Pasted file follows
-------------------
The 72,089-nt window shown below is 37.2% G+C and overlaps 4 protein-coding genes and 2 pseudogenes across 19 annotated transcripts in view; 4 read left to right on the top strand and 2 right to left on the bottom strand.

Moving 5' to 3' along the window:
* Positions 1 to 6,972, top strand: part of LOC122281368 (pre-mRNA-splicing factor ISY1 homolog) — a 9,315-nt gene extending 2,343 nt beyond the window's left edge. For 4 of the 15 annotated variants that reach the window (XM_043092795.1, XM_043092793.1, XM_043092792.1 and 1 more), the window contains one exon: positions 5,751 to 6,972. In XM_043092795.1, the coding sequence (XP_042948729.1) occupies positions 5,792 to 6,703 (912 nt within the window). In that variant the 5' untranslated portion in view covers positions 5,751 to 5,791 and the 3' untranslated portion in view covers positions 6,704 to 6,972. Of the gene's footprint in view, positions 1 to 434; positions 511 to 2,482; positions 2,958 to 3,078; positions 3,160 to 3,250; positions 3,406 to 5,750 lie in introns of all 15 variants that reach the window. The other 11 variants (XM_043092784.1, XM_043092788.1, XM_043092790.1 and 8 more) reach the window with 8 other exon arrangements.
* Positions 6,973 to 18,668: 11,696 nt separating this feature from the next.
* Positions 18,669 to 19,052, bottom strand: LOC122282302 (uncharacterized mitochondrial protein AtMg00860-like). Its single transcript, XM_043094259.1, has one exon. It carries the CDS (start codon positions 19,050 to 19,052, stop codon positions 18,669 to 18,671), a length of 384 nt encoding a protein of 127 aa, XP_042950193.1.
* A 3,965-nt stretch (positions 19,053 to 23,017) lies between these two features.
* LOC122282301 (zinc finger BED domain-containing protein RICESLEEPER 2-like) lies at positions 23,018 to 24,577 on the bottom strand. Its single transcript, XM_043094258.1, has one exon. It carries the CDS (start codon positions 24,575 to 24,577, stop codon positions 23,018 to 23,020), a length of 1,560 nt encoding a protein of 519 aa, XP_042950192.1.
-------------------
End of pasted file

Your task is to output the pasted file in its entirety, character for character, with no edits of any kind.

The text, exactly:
The 72,089-nt window shown below is 37.2% G+C and overlaps 4 protein-coding genes and 2 pseudogenes across 19 annotated transcripts in view; 4 read left to right on the top strand and 2 right to left on the bottom strand.

Moving 5' to 3' along the window:
* Positions 1 to 6,972, top strand: part of LOC122281368 (pre-mRNA-splicing factor ISY1 homolog) — a 9,315-nt gene extending 2,343 nt beyond the window's left edge. For 4 of the 15 annotated variants that reach the window (XM_043092795.1, XM_043092793.1, XM_043092792.1 and 1 more), the window contains one exon: positions 5,751 to 6,972. In XM_043092795.1, the coding sequence (XP_042948729.1) occupies positions 5,792 to 6,703 (912 nt within the window). In that variant the 5' untranslated portion in view covers positions 5,751 to 5,791 and the 3' untranslated portion in view covers positions 6,704 to 6,972. Of the gene's footprint in view, positions 1 to 434; positions 511 to 2,482; positions 2,958 to 3,078; positions 3,160 to 3,250; positions 3,406 to 5,750 lie in introns of all 15 variants that reach the window. The other 11 variants (XM_043092784.1, XM_043092788.1, XM_043092790.1 and 8 more) reach the window with 8 other exon arrangements.
* Positions 6,973 to 18,668: 11,696 nt separating this feature from the next.
* Positions 18,669 to 19,052, bottom strand: LOC122282302 (uncharacterized mitochondrial protein AtMg00860-like). Its single transcript, XM_043094259.1, has one exon. It carries the CDS (start codon positions 19,050 to 19,052, stop codon positions 18,669 to 18,671), a length of 384 nt encoding a protein of 127 aa, XP_042950193.1.
* A 3,965-nt stretch (positions 19,053 to 23,017) lies between these two features.
* LOC122282301 (zinc finger BED domain-containing protein RICESLEEPER 2-like) lies at positions 23,018 to 24,577 on the bottom strand. Its single transcript, XM_043094258.1, has one exon. It carries the CDS (start codon positions 24,575 to 24,577, stop codon positions 23,018 to 23,020), a length of 1,560 nt encoding a protein of 519 aa, XP_042950192.1.